Mom’s moving out. She’s moving out and going to New York. And the thing is, she’s taking Ben. But not me. He’s the child prodigy, after all, with “a bright future” ahead of him. I don’t know if she even sees me anymore. It’s like – like all she can see, all she can talk about, are her dreams and her career and the way Dad has held her back and made her sacrifice so much and if she hadn’t married him, she’d already be a super successful businesswoman on Wall Street.
Ugh, sometimes I just want to scream at her, Don’t you see you’re not the only person in this family?! Don’t you see that we make sacrifices too? Don’t you see me working my tail off to bring home As and Bs so that maybe someday, just maybe, you’ll look at me and say good job, that you’re proud of me? Don’t you see me at all?
And don’t try to tell me that it’ll all be okay if I hold on and have faith and be the best person I can be or some load of – sorry. That was rude. But all of those fake, goody goody sayings just make me sick.
It doesn’t help when I go over to Lindsey’s and see her and her mom giggling over the boy Lindsey likes or some inside family joke. Jordan’s mom takes her to all her practices and goes to her games. Even Amber’s mom cared enough to give her the money to buy her prom dress. I don’t think Mom even realized I’m old enough to go to prom.
Dad tries, but I don’t think he knows what to do with me. I just wish…I just wish someone saw me. Really saw me. Like they would look at me and know who I am and not care about all of the dumb awkward teenage stuff on the outside. Like they’d care enough to look deeper.
Looks like the ride is over. I’d better get home – gotta help Ben pack his stuff for New York. I’ll see you around.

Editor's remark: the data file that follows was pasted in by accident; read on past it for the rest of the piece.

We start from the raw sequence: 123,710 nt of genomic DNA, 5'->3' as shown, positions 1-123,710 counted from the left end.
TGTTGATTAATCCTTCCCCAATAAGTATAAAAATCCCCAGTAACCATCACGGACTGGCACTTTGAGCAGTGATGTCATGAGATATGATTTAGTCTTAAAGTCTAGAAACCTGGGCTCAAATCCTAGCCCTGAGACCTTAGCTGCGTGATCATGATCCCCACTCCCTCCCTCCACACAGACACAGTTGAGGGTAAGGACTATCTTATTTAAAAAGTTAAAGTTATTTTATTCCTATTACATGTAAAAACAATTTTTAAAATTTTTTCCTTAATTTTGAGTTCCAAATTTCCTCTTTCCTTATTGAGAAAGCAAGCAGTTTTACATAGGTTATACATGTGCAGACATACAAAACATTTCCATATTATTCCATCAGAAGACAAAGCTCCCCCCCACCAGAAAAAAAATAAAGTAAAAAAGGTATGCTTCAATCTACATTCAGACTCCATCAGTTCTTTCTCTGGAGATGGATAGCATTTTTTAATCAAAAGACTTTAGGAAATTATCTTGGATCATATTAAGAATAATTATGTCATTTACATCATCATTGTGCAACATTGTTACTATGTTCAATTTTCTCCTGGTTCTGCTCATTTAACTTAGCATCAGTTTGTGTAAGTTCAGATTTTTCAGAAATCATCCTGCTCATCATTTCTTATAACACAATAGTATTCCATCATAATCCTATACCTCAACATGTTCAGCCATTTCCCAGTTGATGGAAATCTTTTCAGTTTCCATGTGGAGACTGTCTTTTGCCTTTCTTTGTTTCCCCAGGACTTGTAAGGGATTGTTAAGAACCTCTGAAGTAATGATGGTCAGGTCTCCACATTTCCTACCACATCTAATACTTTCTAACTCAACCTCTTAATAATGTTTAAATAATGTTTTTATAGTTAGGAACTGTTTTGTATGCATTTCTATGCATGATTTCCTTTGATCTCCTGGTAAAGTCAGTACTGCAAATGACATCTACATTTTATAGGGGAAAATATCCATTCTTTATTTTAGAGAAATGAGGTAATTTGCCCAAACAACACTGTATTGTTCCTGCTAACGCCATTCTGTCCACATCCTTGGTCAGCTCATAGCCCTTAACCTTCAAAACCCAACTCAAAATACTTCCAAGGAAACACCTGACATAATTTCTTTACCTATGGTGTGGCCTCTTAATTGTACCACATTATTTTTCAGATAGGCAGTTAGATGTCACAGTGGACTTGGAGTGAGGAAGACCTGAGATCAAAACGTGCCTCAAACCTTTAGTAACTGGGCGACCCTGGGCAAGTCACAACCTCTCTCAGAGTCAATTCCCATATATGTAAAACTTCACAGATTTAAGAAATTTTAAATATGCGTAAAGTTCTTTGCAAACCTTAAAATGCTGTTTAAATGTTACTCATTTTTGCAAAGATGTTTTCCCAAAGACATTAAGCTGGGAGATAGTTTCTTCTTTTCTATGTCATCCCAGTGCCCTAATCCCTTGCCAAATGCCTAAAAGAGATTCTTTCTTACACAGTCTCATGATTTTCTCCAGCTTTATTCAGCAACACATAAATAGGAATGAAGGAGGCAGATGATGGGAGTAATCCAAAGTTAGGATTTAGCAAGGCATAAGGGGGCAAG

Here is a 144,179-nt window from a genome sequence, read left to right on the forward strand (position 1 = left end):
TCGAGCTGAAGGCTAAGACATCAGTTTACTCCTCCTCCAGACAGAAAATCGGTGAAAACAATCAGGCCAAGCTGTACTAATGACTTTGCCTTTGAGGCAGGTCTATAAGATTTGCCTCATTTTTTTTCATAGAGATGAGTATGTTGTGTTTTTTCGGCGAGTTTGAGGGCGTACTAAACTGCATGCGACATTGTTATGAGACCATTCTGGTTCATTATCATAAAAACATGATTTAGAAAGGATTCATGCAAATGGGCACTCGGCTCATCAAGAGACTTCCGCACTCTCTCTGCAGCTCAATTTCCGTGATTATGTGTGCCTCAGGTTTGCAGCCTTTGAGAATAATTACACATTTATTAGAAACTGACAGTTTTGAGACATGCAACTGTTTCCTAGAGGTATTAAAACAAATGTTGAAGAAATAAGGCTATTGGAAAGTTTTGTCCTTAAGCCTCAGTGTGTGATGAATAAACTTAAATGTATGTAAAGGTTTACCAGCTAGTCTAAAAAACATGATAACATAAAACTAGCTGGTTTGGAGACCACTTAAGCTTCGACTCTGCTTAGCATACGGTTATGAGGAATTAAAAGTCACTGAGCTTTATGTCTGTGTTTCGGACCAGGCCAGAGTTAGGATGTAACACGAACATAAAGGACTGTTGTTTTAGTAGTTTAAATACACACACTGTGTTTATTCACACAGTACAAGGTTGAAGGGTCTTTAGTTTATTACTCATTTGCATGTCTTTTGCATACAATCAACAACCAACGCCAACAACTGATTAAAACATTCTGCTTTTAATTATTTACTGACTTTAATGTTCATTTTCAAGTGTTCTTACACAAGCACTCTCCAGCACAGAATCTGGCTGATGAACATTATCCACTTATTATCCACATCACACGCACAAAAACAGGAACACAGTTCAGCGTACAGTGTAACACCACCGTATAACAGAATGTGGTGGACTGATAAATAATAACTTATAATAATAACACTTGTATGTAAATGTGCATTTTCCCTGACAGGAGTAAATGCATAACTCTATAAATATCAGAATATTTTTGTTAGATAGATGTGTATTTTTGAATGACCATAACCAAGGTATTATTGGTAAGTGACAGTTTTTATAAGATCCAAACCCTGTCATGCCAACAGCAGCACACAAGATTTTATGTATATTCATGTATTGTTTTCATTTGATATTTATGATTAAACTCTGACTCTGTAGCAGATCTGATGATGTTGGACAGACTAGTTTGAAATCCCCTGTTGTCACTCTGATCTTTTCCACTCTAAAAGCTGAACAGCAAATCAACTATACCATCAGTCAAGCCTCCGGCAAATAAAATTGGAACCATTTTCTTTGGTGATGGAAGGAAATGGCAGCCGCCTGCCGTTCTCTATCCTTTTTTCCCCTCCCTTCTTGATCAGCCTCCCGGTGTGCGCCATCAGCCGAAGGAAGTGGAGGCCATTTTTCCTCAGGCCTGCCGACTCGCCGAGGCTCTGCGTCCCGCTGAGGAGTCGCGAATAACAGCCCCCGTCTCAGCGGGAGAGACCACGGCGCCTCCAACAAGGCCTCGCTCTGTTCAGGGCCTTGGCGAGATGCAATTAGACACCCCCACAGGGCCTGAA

Yes, good afternoon to you as well. Would you like to sit? Please, join me.
You know, for many years, I did not like places such as this. Too many noises, too many people crowded into one place. But I do not mind them so much now. Watching the children laugh … it does my heart good.
There is a saying in my country: Although parents go a thousand ri away, they do not forget their children. I have gone farther than that, but still I do not forget.
Hmm? No, I have never told you of my child, of my Aimi. Perhaps because it pained me too much to think of her. The pain is easier now. Not less, but softer.
She was born in the springtime. Born to rain and wind and thunder and to green grass and sunshine and garden roses. She danced into life in a thunderstorm and out in a hurricane. But in between she so often danced in the sun that I forget about the beginning and end.
She was most often bright and cheerful, but she felt deeply and wept for others’ sorrows. But she was frail. So frail…
Ah, that little one there with the black eyes and hair. She is like my Aimi. This is why I come, hoping to catch a glimpse of her in someone else’s daughter.
Before she went, she made me promise: Do not forget me, Touchan. Promise you won’t forget. And so I keep coming, keep looking, keep remembering.
It is time for you to go, my friend. You have an anxious look in your eyes. Go. I will not keep you. I thank you for listening.
No, I will not go yet. I will keep watching – for just a little longer.